1. God is quite serious about having no idols before Him,
  2. God is a jealous God who deserves our undivided worship, loyalty and allegiance and will punish violators who worship anything but Him,
  3. God wants His name constantly revered (reverenced and properly used and honored) and
  4. God calls for His people to worship His glorious being on the day He designates, i.e. in the Old Testament, known as the Sabbath and since the resurrection of Christ, known as the Lord’s day.

God is a pretty serious topic whether we consider Him as a personal being (our Creator and Sovereign) or whether we think of the requirements He places upon His creatures (holiness, sinlessness and perfection) – assuming that one takes the time to reflect upon life and God much at all.

Therefore, I ask the question of myself, of the religiously bent, of philosophers and theologians, of scholars and meditators, of the man on the street, of the woman behind the desk, of the mom transporting children, of the husband flirting with his co-worker, of the agnostic and of the atheist (who gets really serious at times, but has to deal with a stark reality – or non-reality – does it even matter at all?): “areUserious?”

To be serious is to think about God and eternity. To be serious  (to be a growing, maturing Christian follower of Christ) is to constantly look to the cross of Christ, the wisdom of God (it’s beyond our comprehension, but we can believe it by His grace and Spirit) and the power of God (it transforms and changes us – a work from above) and to bow before the One on the cross, the God-man, who came from heaven, lived perfectly, died a horrid death but rose again and who gives meaning to this crazy place we call earth and to live each seemingly temporal day (with its laughs and tears) in light of Christ’s second coming, in light of the great white throne of judgment and in light of eternity, where we will live forever, the wicked and unbelieving unto everlasting death (now that’s serious) and the righteous unto everlasting life through Christ, dwelling incomprehensibly, in the presence of the Almighty and all-glorious God who loves us.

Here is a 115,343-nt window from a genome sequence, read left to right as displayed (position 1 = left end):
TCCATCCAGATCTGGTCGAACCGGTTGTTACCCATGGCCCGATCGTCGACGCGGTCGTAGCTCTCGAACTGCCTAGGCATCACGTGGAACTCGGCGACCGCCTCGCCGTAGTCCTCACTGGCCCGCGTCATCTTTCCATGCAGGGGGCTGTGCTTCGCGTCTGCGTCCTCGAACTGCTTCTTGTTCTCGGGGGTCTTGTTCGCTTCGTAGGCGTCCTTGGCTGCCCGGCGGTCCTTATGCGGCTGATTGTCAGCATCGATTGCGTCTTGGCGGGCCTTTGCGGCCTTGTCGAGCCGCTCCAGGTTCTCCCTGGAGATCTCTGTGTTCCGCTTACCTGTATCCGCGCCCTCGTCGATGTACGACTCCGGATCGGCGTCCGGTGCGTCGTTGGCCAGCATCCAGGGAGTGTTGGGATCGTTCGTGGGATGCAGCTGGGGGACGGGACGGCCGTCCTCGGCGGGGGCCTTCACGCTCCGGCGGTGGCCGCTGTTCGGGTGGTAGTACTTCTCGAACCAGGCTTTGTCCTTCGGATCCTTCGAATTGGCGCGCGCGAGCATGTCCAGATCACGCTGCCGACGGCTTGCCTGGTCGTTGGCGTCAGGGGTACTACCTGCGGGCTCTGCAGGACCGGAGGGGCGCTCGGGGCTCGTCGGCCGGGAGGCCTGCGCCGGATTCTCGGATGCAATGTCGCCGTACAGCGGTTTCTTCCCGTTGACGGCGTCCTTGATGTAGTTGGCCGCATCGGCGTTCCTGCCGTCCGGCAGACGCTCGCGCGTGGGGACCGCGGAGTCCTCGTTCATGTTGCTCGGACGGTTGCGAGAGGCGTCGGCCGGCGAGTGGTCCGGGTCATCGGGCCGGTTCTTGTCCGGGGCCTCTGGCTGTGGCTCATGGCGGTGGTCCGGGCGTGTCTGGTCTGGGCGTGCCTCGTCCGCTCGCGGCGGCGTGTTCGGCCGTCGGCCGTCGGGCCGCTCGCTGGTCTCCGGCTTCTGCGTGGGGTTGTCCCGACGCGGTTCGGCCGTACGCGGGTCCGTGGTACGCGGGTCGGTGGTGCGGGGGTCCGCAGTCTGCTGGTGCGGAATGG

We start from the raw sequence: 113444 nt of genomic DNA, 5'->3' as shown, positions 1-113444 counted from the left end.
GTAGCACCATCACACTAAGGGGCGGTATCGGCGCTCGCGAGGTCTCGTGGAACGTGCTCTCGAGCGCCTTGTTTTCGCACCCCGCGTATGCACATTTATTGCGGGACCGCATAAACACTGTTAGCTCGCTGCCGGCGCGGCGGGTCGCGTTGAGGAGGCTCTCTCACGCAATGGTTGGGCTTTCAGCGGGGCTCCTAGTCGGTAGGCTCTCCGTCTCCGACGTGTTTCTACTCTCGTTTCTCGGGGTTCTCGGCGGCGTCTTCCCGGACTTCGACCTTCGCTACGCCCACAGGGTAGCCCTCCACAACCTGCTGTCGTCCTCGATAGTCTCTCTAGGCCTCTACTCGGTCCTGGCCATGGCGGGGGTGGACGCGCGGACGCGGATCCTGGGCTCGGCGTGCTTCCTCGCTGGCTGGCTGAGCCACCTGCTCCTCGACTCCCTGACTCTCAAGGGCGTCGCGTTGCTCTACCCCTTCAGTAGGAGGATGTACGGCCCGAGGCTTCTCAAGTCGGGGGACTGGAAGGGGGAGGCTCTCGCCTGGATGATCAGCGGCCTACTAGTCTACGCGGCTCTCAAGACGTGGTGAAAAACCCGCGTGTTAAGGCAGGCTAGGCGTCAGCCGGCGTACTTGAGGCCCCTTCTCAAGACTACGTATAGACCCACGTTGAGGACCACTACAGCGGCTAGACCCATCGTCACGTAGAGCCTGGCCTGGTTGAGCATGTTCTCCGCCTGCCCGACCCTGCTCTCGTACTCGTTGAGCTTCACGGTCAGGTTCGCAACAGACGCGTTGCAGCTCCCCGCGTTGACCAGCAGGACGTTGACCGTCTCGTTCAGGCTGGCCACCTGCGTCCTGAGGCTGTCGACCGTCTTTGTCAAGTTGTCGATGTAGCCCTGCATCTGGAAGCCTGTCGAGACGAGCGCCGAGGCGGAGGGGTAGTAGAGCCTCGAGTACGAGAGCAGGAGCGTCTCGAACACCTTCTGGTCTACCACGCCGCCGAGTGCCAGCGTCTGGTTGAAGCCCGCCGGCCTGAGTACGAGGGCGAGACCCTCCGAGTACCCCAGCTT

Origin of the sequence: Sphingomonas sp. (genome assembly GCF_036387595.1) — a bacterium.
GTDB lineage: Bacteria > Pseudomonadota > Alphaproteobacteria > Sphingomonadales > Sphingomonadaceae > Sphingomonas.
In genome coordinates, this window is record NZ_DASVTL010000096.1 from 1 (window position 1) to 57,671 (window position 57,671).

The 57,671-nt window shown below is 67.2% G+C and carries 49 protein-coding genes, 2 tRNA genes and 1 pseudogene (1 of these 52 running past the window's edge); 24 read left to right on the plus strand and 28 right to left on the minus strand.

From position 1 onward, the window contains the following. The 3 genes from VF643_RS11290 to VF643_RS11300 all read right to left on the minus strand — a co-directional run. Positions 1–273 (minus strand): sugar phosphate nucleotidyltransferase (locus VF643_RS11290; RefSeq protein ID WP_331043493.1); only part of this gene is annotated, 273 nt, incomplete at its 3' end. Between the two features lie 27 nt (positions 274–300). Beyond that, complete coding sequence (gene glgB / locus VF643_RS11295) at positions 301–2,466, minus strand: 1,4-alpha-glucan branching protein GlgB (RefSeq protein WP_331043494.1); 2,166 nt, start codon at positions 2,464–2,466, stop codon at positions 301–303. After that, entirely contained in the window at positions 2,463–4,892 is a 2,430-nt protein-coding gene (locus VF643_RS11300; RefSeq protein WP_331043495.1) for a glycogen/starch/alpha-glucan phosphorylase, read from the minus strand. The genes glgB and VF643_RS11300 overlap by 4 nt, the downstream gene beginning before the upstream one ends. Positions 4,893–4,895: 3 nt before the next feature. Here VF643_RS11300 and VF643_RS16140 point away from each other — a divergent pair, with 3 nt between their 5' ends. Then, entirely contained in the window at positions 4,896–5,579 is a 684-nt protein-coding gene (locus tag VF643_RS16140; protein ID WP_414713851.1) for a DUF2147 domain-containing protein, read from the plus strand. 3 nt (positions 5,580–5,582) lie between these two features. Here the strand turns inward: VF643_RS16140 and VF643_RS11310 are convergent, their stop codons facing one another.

Come to think of it, I am, at least, a little serious!


6 Responses to The Purpose of this Website

  1. Rob Maeder says:

    Hi Rod. Am I the first comment? Woohoo. In his class for classics of personal devotion.

  2. Quentin Whitaker says:

    Thanks for this. I am a young man who is serious but I often despair over my lack of seriousness due to a lack of understanding, faith, and the resulting love, joy, and wisdom. I long for it but often find myself seeking to attain it (in works) rather than through faith. I see fruit and “joy” at times in my life but often wonder how much it is truly grounded in Christ and the gospel. When I lose sight of the gospel I sense my heart pursuing life rather than the life-giver. He came that we might have life but I often find myself pursuing pleasure and peace (life) and delighting in the pleasure of my own righteousness. I long to love and live in the love of Christ which is supposedly the rooting, grounding, and intrinsic nature of the Christian. My heart often cries…. how long oh Lord… until my heart finds its rest in you? I know He will fill me in due time but it hurts to wait. I am helpless in my sin without my heart seeing the gospel clearly.

  3. Quentin, you are obviously sensitive to the Lord’s work in your life and that does make you serious, much more serious than most. Keep fighting the good fight while relying upon the grace of God as known through the Gospel. Blessings, Rod

  4. Marylou says:

    Thanking Our Lord for you, brother in Christ, Quentin, “Eyes that look are common. eyes that see are rare.” – J. Oswald Sanders Just read the book, Soul Keeping, by Howard Baker. I am serious (smile) U will be blessed through the pages as well.

  5. Tony G. says:

    Heard this many years ago and it always stuck with me: “we’ve got one life to live, and it’s a short one; we’ve got one death to die, and it’s a sure one; we’ve got one judgment to face, and its a just one; and we’ve got one eternity to spend, and it’s a long one.”

  6. Tony G., I’ve never heard that saying before but it’s a good one! Thanks.